In summer 1914, quite a few Russians travelled to or were living in Western Europe, and those who saw the beginning of the war in Germany or Austria found themselves cut off with no possibility to return home, as the borders turned into front lines overnight. One of the persistent motifs of such accounts is the lack of reliable information and inability to get news. In summer 1914 many foreigners, Russians included, holidayed in spa towns in Germany and Austria, for example in Carlsbad (now Kavlovy Vary in the Czech Republic), and were detained there after war broke out. The diaries of these detainees truly reflect the mood of people who had to spend several months in an enemy country in a hostile environment and under constant surveillance by the Austrian police. Many of them had no money, as they had not planned to overstay their holiday and those who had the means could not get cash as their accounts had been frozen. Although this type of detention was not real imprisonment, foreigners were not allowed to move about freely, and it eventually became difficult for them to rent accommodation not only because they could not pay, but also because of the growing xenophobia. In some places the police prohibited the local population from renting out rooms to citizens of the enemy states, and in some cases people would get rid of foreign tenants before police warnings. The majority of people who could not find any suitable occupation felt lost and demoralised. Of course, it must be said that attitudes to foreigners who were citizens of enemy states, was very similar in all countries, whatever their alliances. Intellectuals were in a better position as they could keep themselves busy carrying out scholarly research, and although there was no research library in Carlsbad some books were sourced from Berlin.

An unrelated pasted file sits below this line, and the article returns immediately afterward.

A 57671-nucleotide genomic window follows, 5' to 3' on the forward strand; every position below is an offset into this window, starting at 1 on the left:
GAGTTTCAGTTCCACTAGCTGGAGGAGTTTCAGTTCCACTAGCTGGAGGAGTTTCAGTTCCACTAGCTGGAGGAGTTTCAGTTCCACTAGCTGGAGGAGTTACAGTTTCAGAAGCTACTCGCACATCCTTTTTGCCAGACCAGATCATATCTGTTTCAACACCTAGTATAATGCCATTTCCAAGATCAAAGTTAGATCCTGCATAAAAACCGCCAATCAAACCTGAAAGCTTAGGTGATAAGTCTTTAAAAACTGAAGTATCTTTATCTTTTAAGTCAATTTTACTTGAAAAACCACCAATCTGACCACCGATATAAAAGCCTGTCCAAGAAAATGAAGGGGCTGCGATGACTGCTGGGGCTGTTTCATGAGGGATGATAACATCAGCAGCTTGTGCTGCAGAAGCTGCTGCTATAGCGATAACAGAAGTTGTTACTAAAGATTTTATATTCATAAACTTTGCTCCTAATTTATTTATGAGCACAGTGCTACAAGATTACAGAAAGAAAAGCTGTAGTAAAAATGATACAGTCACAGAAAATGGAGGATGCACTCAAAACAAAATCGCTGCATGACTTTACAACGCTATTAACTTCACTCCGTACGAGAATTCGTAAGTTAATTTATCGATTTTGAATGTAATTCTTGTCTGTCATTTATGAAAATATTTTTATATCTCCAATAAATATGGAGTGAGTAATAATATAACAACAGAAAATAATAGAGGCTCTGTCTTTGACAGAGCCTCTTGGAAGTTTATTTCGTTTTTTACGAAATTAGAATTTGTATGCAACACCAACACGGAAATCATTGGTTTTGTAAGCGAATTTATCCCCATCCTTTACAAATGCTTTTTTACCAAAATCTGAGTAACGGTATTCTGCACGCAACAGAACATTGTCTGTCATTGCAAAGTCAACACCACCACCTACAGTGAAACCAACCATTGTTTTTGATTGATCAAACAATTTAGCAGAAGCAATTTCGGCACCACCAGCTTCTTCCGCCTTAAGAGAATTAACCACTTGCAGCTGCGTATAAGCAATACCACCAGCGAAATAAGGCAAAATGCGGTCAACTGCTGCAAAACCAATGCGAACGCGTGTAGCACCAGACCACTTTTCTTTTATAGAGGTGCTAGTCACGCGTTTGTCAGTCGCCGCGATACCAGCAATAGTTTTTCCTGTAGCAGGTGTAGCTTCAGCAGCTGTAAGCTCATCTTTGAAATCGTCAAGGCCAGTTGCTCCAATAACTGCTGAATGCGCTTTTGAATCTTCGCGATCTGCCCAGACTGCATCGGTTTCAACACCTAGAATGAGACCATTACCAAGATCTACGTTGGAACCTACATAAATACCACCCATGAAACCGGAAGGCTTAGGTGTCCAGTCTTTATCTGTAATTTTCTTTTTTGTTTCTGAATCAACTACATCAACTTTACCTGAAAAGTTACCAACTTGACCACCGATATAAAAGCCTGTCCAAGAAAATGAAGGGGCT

Keeping a diary was not an easy task for the people who did so, as they constantly feared arrest or search. Therefore, they usually wrote very little about the war itself and decided to avoid documenting personal thoughts and opinions on politics. They concentrated on emotions and described how other people were trying to cope with the situation. Some authors did not consider their diaries to be of public interest, whereas others were happy to publish them as soon as they got back to Russia.
Three Russian prisoners of war in Assens
Three Russian soldiers captured by the Germans in Warsaw, 1915. They managed to flee to neutral Denmark.View images from this item (1)